It is hard to find anything wrong with the Titan. Even with a 5.6 L V8 engine that delivers 317 hp and 385 lb-ft of torque, the tenacious Titan still gets 12 city mpg and 17 highway mpg. The 5-speed automatic transmission with tow/haul mode and shift-on-the-fly makes freeway cruising and mountain climbing with a trailer in tow easy, without missing a beat.
Speaking of beat, this big Titan baby is just the vehicle to tow a boat, and carry fishing and skiing gear in the 5-foot-7 cargo bed.
This Titan has more comfort and convenience than you can imagine. Leather, leather everywhere. Leather-appointed interior with items like seats, console, steering wheel, and gear shift knob.
And when there is leather in abundance there is generally an abundance of power items, such as 8-way heated power driver seat with memory, power drop rear cab window, and power windows and door locks.
There is plenty of technology inside the cavernous Titan. NissanConnect with Navigation is one such. A 5.8-inch touch-screen display houses audio and navigation with voice recognition. Naturally there were SiriusXM satellite radio and Bluetooth hands-free phone capability, but it goes further to include SiriusXM Traffic and Travel Link, and 10-speaker Rockford Fosgate premium audio system with AM/FM/CD/AUX input. Higher trims are also equipped with a Multi-Functional Driver’s Information Center display.
I tried all the technology except hands-free phone capability and SiriusXM Traffic. It all worked splendidly, but the touch screen display was much too small. Street addresses were not easily viewed from the driver’s position, and the map itself was not sufficiently large enough to see terrain features or read numbers.
I am hoping that the new 2016 Titan that is being introduced at the Texas State Fair and the LA Auto Show will have a larger screen.
The new Titan will have a new Cummings 5.0 L V8 Turbo Diesel engine. It should be in showrooms just after the first of the year.
Titan’s cabin is wonderfully large. Dual front captain’s chairs with 8-way heated power seats that were mentioned earlier were precisely located to command control for items like fog lights, cabin-mounted cargo bed lamp, chrome power-folding outside heated mirrors with LED turn indicator, and puddle lights. From the captain’s chair, you can conveniently command every single feature smoothly without giving up comfort, mobility or sliding into a stressful position.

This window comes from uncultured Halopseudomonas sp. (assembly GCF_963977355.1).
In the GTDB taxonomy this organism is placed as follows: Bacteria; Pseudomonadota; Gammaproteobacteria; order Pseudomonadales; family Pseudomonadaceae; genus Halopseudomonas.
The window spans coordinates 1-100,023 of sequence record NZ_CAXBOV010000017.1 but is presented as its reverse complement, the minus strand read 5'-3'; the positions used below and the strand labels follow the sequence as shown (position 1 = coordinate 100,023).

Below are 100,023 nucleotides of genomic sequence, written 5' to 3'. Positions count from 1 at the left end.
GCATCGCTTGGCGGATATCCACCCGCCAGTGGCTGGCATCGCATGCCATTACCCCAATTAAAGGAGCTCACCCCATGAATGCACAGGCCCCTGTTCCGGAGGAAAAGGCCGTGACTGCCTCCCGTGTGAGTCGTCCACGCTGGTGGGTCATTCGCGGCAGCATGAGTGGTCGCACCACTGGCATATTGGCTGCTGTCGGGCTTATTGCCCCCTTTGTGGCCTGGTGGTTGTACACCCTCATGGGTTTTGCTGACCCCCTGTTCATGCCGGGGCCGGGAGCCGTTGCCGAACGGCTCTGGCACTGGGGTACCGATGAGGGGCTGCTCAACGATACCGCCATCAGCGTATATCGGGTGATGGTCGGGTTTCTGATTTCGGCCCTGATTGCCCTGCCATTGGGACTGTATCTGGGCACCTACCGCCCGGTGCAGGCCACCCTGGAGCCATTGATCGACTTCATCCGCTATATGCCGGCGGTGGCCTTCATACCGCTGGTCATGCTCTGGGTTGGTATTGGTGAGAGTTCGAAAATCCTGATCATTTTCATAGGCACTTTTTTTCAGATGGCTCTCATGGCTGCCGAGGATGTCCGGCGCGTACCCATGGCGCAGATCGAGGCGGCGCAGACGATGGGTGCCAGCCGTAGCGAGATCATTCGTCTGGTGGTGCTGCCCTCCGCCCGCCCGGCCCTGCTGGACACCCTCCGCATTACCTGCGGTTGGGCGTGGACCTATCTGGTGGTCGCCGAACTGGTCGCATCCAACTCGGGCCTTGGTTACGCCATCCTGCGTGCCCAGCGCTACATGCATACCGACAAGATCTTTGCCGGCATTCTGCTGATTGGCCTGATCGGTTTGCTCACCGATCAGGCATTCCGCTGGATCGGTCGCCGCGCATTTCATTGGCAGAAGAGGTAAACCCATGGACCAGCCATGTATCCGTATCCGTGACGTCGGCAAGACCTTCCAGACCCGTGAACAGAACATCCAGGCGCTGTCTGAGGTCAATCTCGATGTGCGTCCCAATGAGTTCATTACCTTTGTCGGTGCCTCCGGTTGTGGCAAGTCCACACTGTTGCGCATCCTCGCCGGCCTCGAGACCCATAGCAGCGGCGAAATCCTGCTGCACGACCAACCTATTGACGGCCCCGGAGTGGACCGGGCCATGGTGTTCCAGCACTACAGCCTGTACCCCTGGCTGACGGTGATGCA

Titan is as sharp outside as it is roomy and comfortable inside.
Chrome grille door handles, chrome step rails, chrome front and rear bumpers, and a lockable bedside storage bring out that handsome look. The tow-hitch receiver with 7-pin wiring harness makes towing prep easy. The factory applied spray-on bedliner and the Utili-track Channel System with 4-adjustable tie-down cleats allow for quick loading and unloading items of any size. Even heavy, sharp-edged cargo will not damage the pickup bed. Front tow hooks help to pull you out of mischief or someone located in a possible perilous situation.
Front airbags, side-impact curtains airbags, and front seat active head rests all work together to keep everyone safe in the cabin. There is the Lower Anchors and Tethers for Children (LATCH) system to protect the little ones when they want to ride with dad or granddad.
Vehicle Dynamic Control with Traction Control System, Zone Body Construction, Tire Pressure Monitoring System, and Rearview Monitor are all Nissan features that help make the driver and passengers as safe as possible.
Titan was rugged, felt strong in the curve, and offered numerous amenities to make the ride comfortable and enjoyable both on and off road.
This is a big truck and may not be particularly practical in large cities with congested streets and narrow alleys.
Nissan engineers figure that it will take about 7 gallons to go 100 miles in a Titan, and based on the average amount of vehicle driving and today’s gas prices, suggest the cost for one year of fuel is $3,750.
All features mentioned are standard on the top-of-line SL with a starting MSRP is $41,160.
Durhl Caussey writes a car column read around the world. He may be reached at this newspaper or firstname.lastname@example.org